Reading through the Bible together

Thursday, August 9, 2012

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God had a financial plan for reminding His people that He was their God, the One who took care of them. A Sabbatical was instituted every seventh year, where the land rested and nothing was planted or harvested. Whatever grew of itself could be used by anyone, rich or poor, including the stranger.

 

If a man who owed a debt had to sell himself to the person, he could be redeemed (even from a non-Israelite owner) by family and friends.  But the seventh Sabbatical year was a Jubilee year and all slaves had to be released.  There was no planting or harvesting, and the land that had been mortgaged by the poor was returned.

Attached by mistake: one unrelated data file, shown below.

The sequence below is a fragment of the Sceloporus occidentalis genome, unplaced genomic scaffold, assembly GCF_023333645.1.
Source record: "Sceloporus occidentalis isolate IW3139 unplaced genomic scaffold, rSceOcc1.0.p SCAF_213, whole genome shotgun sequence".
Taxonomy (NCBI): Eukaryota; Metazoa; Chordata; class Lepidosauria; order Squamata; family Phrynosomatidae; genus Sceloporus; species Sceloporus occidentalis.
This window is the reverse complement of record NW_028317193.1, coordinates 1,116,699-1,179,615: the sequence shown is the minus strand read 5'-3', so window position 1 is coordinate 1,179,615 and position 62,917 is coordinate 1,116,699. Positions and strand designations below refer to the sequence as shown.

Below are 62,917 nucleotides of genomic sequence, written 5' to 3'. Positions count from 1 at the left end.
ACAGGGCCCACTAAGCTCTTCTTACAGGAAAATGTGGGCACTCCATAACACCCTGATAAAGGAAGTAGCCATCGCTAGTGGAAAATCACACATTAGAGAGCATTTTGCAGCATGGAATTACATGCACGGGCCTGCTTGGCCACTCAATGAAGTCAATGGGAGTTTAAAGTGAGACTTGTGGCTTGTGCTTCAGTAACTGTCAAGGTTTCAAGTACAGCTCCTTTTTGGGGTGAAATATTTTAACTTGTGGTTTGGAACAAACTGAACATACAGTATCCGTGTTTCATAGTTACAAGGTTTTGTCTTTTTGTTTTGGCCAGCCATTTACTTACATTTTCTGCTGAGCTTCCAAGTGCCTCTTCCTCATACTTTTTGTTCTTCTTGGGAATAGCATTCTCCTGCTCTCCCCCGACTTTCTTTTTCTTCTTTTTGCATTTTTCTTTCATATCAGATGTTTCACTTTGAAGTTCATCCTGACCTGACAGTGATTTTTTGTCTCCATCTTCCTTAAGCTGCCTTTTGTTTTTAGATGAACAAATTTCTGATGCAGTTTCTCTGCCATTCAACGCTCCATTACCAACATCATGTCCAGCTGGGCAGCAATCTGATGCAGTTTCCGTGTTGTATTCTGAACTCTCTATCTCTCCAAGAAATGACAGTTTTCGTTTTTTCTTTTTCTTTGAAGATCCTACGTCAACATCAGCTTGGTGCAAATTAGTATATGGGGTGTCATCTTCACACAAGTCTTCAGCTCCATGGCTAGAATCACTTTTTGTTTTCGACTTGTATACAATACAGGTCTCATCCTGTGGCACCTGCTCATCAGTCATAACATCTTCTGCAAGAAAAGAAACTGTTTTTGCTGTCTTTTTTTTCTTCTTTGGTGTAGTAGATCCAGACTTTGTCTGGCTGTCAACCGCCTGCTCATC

God’s financial system for Israel has never had an equal. The economy operated primarily on the basis of land, goods, and services—not money. God expressly forbid the people from charging interest to the poor.  Slaves were treated as hired servants—not slaves. Land depreciated about two percent a year because of the Jubilee, but even as its value went down, the value of goods increased.  Population growth helped the economy, and entrenched poverty and wealth were avoided. The land, people, and even animals enjoyed a Sabbatical rest. God’s plans are always the best.

 

God still expects us to show kindness and compassion to the poor and help them in times of need.

 

Dean Davis

Atlantic Union College